Because mycotoxins can be present in forages as well as concentrates, dairy cattle have an increased risk of exposure to different types of mycotoxins. It is important to test for mycotoxins in silages that are currently being fed, as Penicillium and Aspergillus can begin to flourish during storage and may be visible to the naked eye (Figure 2). Other feedstuffs or TMRs suspected to be contaminated should also be tested. Commercial feed labs can identify a small list of toxins in a feedstuff. For a more thorough analysis, the Alltech 37+® mycotoxin analysis is available to identify grain, forage, or complete feed contamination and the risk level for associated mycotoxins.

Mycotoxin management

Some mycotoxins will develop after harvest while the feed is in storage, therefore it is important to keep mycotoxin management in mind. Strategies to reduce the risk of mycotoxin contamination after harvest include:

Properly dry corn to 13-15--percent moisture and keeping cool to slow fungal growth

Keep storage facilities dry and clean

During silage harvest, to ensure proper fermentation:

Harvest at the correct moisture level

Adequately pack to proper density

Utilize an oxygen barrier, along with good-quality plastic

Use an inoculant or silage treatment product

If the presence of mycotoxins is confirmed in feed, a Hubbard Feeds representative can recommend a mitigation strategy. Depending upon the severity of the mycotoxin load, implementing good management practices may alleviate the risk of negative effects. This may include removing and discarding as much of the visibly mold-affected forage or feed as possible so that it cannot be fed. However, due to feed inventory, some mycotoxin-contaminated feed may need to be fed. In this case, the inclusion rate can be decreased in order to decrease the mycotoxin load. Contaminated feedstuffs could also be fed to other livestock groups that are less susceptible to the negative effects of mycotoxins. It is important to keep in mind that young, breeding, and early lactation cattle are highly sensitive to mycotoxins. In cases requiring more intervention than just good management practices— particularly those with a more severe mycotoxin load, or those where more than one feedstuff is affected, a yeast cell wall extract product, clay binder, or a yeast product may be added to the ration. One, or a combination of these products may be required, depending upon the severity of the threat. These products help lessen harmful effects by binding to the mycotoxins to prevent their absorption throughout the digestive process or by maintaining rumen fermentation and immune function.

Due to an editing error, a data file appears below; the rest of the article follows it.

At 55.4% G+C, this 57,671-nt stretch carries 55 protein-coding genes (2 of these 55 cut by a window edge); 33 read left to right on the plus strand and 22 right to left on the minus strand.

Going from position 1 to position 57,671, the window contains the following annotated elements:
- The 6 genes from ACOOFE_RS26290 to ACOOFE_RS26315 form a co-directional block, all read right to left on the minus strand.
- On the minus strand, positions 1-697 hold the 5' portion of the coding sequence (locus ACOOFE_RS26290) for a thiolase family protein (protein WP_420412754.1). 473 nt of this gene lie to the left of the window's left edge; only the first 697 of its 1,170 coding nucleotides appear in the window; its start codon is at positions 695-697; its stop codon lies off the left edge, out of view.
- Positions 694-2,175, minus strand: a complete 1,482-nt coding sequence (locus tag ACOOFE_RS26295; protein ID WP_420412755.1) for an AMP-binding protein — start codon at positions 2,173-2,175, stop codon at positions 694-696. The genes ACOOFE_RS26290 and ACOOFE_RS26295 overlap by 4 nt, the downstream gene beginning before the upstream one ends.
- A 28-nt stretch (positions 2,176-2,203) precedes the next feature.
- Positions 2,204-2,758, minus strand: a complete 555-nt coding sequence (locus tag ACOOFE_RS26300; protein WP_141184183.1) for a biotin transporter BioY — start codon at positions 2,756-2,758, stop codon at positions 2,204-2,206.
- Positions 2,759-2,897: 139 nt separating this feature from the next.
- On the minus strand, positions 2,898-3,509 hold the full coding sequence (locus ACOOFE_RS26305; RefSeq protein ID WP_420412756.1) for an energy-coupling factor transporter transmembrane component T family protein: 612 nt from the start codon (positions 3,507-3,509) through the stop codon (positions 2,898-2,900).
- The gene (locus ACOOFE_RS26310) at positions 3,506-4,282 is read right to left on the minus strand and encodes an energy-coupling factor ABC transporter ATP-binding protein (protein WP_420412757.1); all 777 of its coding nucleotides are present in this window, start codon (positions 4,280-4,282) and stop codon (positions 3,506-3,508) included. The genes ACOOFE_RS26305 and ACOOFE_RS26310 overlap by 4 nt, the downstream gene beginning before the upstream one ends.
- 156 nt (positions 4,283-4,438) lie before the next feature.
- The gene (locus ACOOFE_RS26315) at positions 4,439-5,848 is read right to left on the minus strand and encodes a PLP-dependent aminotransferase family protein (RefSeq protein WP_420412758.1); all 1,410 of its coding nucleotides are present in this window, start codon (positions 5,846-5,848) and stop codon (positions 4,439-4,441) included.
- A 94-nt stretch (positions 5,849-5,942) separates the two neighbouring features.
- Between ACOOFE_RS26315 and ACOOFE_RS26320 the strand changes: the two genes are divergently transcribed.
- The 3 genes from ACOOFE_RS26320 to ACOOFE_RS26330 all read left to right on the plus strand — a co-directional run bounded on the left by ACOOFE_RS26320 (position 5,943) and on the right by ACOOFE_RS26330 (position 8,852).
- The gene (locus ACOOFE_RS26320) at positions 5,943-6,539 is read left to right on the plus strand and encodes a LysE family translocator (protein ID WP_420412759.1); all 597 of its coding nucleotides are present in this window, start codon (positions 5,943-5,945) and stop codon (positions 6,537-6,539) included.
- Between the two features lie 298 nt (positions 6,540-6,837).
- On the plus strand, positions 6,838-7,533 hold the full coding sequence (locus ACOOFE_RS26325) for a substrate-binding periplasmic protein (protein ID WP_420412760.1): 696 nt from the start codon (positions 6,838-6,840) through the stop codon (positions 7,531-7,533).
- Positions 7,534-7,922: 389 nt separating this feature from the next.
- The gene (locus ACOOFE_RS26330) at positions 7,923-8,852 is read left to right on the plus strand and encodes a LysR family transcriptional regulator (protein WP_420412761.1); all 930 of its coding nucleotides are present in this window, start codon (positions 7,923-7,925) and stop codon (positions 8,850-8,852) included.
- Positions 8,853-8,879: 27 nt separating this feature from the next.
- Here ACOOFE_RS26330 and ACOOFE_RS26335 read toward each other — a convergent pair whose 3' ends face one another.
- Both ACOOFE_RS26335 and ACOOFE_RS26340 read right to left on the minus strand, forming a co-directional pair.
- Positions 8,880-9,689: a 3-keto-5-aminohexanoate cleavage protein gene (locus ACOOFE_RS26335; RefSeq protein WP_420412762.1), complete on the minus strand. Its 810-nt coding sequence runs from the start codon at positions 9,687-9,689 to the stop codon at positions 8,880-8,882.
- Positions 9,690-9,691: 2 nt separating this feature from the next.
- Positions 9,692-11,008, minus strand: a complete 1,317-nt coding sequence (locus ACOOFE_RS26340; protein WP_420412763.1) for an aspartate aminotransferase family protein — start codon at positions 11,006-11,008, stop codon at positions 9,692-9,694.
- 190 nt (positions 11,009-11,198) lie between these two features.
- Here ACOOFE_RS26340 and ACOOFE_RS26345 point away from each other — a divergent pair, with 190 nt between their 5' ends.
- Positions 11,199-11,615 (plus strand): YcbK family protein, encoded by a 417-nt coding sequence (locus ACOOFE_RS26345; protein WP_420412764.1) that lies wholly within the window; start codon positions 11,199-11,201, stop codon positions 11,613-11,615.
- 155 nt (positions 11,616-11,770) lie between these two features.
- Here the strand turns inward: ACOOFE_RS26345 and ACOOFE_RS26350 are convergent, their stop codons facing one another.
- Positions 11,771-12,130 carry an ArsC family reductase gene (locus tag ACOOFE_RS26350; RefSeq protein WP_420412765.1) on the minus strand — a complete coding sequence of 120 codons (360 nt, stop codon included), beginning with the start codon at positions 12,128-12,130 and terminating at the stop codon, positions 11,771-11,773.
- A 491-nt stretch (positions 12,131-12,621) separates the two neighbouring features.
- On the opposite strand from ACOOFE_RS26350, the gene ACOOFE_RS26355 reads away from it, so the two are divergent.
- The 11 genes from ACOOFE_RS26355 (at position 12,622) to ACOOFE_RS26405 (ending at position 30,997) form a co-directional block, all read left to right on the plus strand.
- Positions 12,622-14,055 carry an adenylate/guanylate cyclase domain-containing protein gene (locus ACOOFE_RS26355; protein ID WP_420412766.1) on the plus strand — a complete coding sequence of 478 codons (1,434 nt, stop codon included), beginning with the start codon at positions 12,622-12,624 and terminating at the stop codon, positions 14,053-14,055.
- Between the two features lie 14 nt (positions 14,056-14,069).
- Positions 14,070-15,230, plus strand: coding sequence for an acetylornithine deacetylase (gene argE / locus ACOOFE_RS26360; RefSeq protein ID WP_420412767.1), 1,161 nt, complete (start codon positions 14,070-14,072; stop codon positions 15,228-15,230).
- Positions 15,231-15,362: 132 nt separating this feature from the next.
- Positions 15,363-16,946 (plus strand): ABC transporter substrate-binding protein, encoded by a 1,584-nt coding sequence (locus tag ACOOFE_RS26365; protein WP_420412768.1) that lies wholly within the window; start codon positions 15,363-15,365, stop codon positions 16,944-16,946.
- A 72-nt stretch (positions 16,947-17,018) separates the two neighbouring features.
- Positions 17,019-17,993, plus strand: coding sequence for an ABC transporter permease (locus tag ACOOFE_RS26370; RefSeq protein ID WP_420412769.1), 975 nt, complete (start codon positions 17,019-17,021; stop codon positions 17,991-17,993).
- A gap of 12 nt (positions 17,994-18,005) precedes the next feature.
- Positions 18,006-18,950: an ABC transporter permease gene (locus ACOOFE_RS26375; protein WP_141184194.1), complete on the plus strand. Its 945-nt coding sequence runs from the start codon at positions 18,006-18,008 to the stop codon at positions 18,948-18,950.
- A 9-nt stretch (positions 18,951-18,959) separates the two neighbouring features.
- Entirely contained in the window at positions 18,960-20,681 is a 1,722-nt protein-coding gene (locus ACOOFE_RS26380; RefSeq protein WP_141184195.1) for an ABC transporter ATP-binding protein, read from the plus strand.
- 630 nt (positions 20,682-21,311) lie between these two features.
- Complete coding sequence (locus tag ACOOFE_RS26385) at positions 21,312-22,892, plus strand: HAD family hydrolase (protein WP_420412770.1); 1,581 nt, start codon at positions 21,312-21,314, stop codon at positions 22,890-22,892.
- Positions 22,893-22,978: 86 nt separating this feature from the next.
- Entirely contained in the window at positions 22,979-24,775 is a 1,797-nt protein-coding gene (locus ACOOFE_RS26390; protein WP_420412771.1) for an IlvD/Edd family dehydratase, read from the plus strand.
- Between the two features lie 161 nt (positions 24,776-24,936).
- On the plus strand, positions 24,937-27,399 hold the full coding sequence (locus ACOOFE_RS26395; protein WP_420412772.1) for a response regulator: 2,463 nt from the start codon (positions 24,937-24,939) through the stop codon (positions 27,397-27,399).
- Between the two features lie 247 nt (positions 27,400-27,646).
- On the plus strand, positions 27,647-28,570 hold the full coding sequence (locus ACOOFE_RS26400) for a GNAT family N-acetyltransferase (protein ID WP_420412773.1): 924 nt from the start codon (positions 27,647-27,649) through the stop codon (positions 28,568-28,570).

Mycotoxins are a looming threat present in many feedstuffs. Their negative effects can range from a drop in dry matter intake, to decreased production, or compromised reproduction. Proper testing and identification of mycotoxins, as well as implementing an established mycotoxin mitigation program, is crucial in minimizing these negative effects.



Whitlow, L. W., and W. M. Hagler, Jr. 2005. Mycotoxins in Dairy Cattle: Occurrence, Toxicity, Prevention and Treatment. Proc. Southwest Nutr. Conf. 124-128.